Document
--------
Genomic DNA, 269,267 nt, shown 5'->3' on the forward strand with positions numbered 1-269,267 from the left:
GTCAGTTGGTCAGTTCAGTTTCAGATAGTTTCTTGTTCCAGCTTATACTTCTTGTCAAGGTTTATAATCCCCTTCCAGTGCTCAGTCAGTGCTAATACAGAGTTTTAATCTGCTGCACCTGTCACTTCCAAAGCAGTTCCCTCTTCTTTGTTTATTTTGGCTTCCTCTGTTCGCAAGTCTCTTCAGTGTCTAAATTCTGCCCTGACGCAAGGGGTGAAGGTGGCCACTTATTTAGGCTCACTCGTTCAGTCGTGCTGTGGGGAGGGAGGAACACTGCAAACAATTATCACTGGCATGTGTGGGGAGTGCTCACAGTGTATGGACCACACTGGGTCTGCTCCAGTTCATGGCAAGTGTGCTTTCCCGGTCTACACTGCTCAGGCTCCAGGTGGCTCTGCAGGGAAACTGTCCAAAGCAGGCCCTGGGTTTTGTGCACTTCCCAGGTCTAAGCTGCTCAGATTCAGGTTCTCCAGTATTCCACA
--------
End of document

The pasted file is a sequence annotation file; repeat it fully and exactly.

Genomic DNA, 269,267 nt, shown 5'->3' on the forward strand with positions numbered 1-269,267 from the left:
GTCAGTTGGTCAGTTCAGTTTCAGATAGTTTCTTGTTCCAGCTTATACTTCTTGTCAAGGTTTATAATCCCCTTCCAGTGCTCAGTCAGTGCTAATACAGAGTTTTAATCTGCTGCACCTGTCACTTCCAAAGCAGTTCCCTCTTCTTTGTTTATTTTGGCTTCCTCTGTTCGCAAGTCTCTTCAGTGTCTAAATTCTGCCCTGACGCAAGGGGTGAAGGTGGCCACTTATTTAGGCTCACTCGTTCAGTCGTGCTGTGGGGAGGGAGGAACACTGCAAACAATTATCACTGGCATGTGTGGGGAGTGCTCACAGTGTATGGACCACACTGGGTCTGCTCCAGTTCATGGCAAGTGTGCTTTCCCGGTCTACACTGCTCAGGCTCCAGGTGGCTCTGCAGGGAAACTGTCCAAAGCAGGCCCTGGGTTTTGTGCACTTCCCAGGTCTAAGCTGCTCAGATTCAGGTTCTCCAGTATTCCACA